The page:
From the perspective of Educate the Whole Child,
- treating schools as if they were factories turning out workers to compete in the world economy does not work. This approach fails to connect with what is highest and best in the child.
- standardization, excessive testing, and narrowing the focus of education to measurable intellectual performance are insufficient because they leave out too much of what it means to be a complete, spirited, fulfilled human being.
We know from sad experience that No Child Left Behind and subsequent top-down government mandates have disempowered teachers and driven creative ones from the profession, which in turn can leave students bored and alienated. Recent books by Diane Ravitch, Yong Zhao, Sir Ken Robinson, and others document this. And see Resources page.
But what does work?
Brain science tells us that the more faculties, the more parts of the child’s brain we can engage, the more likely material will be retained and truly internalized. Recent writing by developmental cognitive neuroscientist Adele Diamond and by neurophysiologist Carla Hannaford (Smart Moves: Why Learning Is Not All in Your Head) explain why this is so, as does the work of Linda Lantieri, Director of the Inner Resilience Program, and others who write about social and emotional intelligence. Thinking about learning holistically is not new. It goes back at least as far as Socrates. Some of its most articulate modern exponents have been Alfred North Whitehead, Parker Palmer, Deborah Meier, and Douglas Sloan. See Resources. Many approaches, with varying emphases, provide a range of options, but they have in common a vision of the child as a window opening upon almost infinite possibilities.
Through both in-school and after-school programs we have learned that you can teach language arts through drama, math through movement and music and social studies through community projects. Engaging more of the child, it is often possible to reach even the most difficult students with projects that relate to their known world.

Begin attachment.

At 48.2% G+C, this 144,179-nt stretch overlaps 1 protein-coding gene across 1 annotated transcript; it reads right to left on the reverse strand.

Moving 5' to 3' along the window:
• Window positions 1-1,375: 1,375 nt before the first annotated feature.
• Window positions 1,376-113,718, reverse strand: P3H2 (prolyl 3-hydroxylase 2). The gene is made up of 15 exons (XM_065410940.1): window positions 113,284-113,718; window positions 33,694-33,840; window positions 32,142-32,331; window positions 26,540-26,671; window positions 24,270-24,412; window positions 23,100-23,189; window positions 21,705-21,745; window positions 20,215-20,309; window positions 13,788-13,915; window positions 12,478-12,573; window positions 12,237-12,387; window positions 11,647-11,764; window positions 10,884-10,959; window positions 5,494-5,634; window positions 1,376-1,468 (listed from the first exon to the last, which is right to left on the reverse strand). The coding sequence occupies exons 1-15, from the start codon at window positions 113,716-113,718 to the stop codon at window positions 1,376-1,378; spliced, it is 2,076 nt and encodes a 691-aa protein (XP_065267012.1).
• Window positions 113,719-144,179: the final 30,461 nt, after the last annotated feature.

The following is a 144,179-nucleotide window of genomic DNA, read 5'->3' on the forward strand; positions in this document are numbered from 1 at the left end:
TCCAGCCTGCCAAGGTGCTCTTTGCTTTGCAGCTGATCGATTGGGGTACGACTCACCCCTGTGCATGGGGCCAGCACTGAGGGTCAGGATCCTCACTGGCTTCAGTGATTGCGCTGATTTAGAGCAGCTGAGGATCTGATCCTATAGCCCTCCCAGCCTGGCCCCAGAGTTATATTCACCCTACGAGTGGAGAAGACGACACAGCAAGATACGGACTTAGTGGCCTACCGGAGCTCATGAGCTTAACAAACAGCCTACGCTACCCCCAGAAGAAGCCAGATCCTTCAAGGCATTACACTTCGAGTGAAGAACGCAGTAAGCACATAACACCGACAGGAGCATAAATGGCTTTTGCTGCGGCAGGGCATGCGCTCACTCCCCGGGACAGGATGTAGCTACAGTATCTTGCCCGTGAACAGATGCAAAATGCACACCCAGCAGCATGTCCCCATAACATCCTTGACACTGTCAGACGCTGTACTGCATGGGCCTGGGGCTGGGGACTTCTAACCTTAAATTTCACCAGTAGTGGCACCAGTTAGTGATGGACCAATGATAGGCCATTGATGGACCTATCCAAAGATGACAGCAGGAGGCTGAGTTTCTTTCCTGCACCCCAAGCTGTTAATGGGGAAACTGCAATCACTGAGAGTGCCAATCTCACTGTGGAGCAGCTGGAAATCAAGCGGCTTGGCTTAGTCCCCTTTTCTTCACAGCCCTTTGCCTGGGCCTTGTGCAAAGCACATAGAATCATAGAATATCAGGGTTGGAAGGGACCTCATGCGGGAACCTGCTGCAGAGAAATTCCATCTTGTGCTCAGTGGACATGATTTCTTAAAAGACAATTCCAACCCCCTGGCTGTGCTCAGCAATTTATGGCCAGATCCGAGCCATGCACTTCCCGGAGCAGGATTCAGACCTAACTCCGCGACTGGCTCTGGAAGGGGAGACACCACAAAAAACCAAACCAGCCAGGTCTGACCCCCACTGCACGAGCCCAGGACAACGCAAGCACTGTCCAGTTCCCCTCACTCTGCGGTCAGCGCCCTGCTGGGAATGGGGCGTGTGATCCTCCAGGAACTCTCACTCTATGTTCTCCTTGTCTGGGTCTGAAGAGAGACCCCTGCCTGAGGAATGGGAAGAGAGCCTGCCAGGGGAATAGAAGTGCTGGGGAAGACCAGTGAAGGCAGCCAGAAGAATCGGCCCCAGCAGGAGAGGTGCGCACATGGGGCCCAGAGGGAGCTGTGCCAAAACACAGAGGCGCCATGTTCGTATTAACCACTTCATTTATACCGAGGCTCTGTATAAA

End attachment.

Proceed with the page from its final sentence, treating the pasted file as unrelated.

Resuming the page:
Place-Based and Project-Based Learning
One program that has had ongoing success is called Place-Based Education. Popularized in David Sobel’s Place-Based Education: Connecting Classrooms and Communities, the book details not only how this project-based, interdisciplinary approach works in practice but also describes a number of remarkable success stories. Connecting with one’s community, working in teams, and learning how to organize and execute a project are the very skills needed for businesses to be successful. These are skills gained through Place-Based Education.
In A Whole New Mind: Why Right-Brainers Will Rule the Future, astute entrepreneur and commentator on American business, Daniel Pink, observes that this country has already exported much of its manufacturing base. He projects that many more left-brain, intellectual, or routine functions will be offshored or automated in the future. “If a $500 a month Indian chartered accountant doesn’t swipe your job, TurboTax will.” In order to remain strong, both American business and education will have to develop creativity, invention, design skills, and the ability to synthesize information from diverse disciplines—the very things that are being ignored by the narrow routines of modern, data-driven education.
Both Waldorf and Montessori approaches utilize place-based and project-based teaching. Both are inherently whole child, even though they are quite different. Each has reached into the public systems, with charter and traditional public schools. Thus there is an Alliance for Public Waldorf Education, and a National Center for Montessori in the Public Sector. In a similar manner, the Reggio Emilia approach also incorporates the basic tenets of Whole Child Education such as project based learning, place based learning, and adherence to the concept that the needs of the children are at the center of every decision. And see Resources page.
In a time where early childhood programs increasingly focus on academics and forced "seat time," for even the youngest learners, we look to the work of researchers such as Vivian Paley to describe the cognitive and social emotional benefits of play based learning, particularly sociodramatic play. This type of play enhances children's skills in self reflection, empathy, viewing multiple perspectives, and role taking (Ashiabi, 2007).
What Can Nature Teach?
Educate the Whole Child encourages learning outside the classroom, especially in nature. The pioneering work of Richard Louv beginning with Last Child in the Woods: Saving Our Children From Nature-Deficit Disorder, has reignited an interest in this tremendous area for learning. His subsequent books carry this idea further. Along with other works such as George Russell’s anthology Children and Nature—Making Connections, these authors show how linking curriculum to the real world helps students become clear-thinking problem solvers, good stewards, and active citizens.